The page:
Thursday, August 17, 2017

Focusing on Picture Books

Playing with ideas in my sketchbook.
Watercolor and ink.

Now that Camp NaNoWriMo is finished, I've been focusing on "what's next?" I have plenty of choices, including: continue marketing my current novel, The Abyssal Plain; revise and edit my work-in-progress novel Ghazal; write some more short stories. They're all important, and I don't want to neglect any of them, but the one thing calling me the loudest is to illustrate the picture book I started writing in my "spare" time last year.

To get my head (and studio) together, I've narrowed down my art supplies to the materials I truly love. Items that no longer serve me have all gone to good homes at the many cultural and recreational centers around town. The list includes charcoal, acrylics, pastel pencils, and a dozen other dubious experiments that just aren't "me." It was vital that at one time or another I explored these many types of paints and pencils; if I hadn't, I would never have found my genuine voice, and how sorry I would have been to miss that opportunity!

But now I know what I like and what I don't, and for today's post I thought I would share the supplies I'm using for this current stage of my art journey, beginning with:

1. Sketchbooks! I could talk about sketchbooks forever, probably because they double so well as manuscript and other journals. I probably have too many going at once (seven, with one more waiting in the wings), but I can't resist the various bindings, sizes, and papers. Each one is endowed with its own special qualities that inspire different stylistic choices and subject matters. My favorite brands are: Strathmore, Stillman and Birn, Moleskine, and Bee Paper Products. 
2. Akashiya Watercolor Brush Pens. I discovered these gorgeous pens on the last day of my Taiwan trip a couple of years ago. At the time I only bought four colors: black, gray, green, and reddish-brown. When I got back home, I was so impressed with the strength of the colors that I had to find where I could buy a full set. It wasn't easy, but thank goodness for  What I love best about these pens is the tips are actual nylon brushes with tons of spring and sensitivity and the color they release is downright juicy. I've read several reviews complaining about the lack of light-fastness, which so far hasn't been a problem for me. Admittedly these pens are not for creating wall or gallery art, but neither are many brands of watercolors unless you buy top-of-the-line professional grade paints. Despite this possible failing, I highly recommend these pens for sketchbook use as well as any finished art intended for printing, such as greeting cards, or book illustration.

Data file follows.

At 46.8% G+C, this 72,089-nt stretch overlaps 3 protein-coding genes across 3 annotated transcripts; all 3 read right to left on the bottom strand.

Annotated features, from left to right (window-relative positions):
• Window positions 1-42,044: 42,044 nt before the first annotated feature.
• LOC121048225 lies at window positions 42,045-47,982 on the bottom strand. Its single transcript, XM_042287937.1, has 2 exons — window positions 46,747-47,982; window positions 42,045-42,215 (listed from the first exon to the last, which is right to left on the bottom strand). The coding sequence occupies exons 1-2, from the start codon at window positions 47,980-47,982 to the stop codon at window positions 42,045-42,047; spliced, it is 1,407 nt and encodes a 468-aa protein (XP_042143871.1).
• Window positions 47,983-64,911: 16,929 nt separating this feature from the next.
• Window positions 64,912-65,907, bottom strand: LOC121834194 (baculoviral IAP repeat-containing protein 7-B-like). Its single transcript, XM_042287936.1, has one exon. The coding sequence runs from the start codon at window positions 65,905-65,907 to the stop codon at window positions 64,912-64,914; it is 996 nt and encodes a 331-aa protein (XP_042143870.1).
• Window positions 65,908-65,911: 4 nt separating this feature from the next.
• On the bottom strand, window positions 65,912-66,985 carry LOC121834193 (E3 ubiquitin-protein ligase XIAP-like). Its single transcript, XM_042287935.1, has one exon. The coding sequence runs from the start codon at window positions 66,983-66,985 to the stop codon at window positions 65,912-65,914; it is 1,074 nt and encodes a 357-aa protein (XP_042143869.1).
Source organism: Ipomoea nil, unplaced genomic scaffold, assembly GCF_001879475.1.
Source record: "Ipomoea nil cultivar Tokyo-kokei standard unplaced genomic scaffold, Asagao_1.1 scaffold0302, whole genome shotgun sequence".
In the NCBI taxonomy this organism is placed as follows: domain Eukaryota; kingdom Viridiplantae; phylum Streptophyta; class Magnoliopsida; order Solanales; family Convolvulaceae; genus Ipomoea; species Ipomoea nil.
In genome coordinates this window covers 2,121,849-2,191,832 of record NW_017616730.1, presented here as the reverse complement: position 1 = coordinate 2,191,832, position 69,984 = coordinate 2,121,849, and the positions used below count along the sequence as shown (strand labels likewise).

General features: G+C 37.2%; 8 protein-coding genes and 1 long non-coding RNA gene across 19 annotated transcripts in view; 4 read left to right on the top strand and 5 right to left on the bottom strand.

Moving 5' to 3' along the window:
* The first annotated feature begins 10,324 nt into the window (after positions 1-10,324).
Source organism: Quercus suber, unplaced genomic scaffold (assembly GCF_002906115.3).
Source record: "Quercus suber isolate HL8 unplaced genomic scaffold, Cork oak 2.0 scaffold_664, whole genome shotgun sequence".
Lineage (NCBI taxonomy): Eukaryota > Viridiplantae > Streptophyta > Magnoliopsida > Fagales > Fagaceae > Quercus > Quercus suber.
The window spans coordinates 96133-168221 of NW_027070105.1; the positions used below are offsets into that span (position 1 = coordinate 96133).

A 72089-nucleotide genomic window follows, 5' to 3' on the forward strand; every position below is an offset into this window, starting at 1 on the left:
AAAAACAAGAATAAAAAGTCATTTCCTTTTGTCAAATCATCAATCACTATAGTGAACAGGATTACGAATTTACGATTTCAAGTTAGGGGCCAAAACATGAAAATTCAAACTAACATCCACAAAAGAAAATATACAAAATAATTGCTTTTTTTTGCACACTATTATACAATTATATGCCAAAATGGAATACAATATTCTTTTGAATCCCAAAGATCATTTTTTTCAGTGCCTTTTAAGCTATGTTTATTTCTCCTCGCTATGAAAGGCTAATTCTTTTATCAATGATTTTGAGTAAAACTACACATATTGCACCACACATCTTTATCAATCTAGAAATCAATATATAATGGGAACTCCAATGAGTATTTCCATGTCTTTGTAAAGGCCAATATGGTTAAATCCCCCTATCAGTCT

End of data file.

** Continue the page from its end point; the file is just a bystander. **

3. Water brushes.

A paintbrush already filled with water: what could be better? I particularly like the way these brushes work with the Akashiya pens; I can lay down some color then diffuse it with a few brushstrokes to create a myriad of effects. Water brushes can also be used with traditional watercolors or water-soluble pencils, great for travel. My only warning is that if you're planning to take them on an airplane, I suggest you first separate the water barrel from the brush to avoid any air locks, otherwise you'll never get the pieces apart again. (Stated from sad personal experience.)

3. Ink.

Sumi ink is my go-to for anything inky involving a dip pen or brush. I love the sheen, the permanency when used with watercolors, and the slightly embossed feel of the ink when it dries. On the negative side, sumi ink can be very, very messy and difficult to use if you want a precise, architectural-style line (I usually don't), and it's entirely unsuitable for any travel or outdoor sketching. For these situations I prefer using Tikky Rotring or Le Pen Drawing pens which contain excellent and smooth waterproof ink. My other two choices, a Pentel Stylus pen, and a Pilot super-fine nib fountain pen are fantastic drawing instruments, but the ink isn't waterproof, meaning I have to either forego watercolor, use colored pencils, or draw the lines in later.

4. Dip Pens.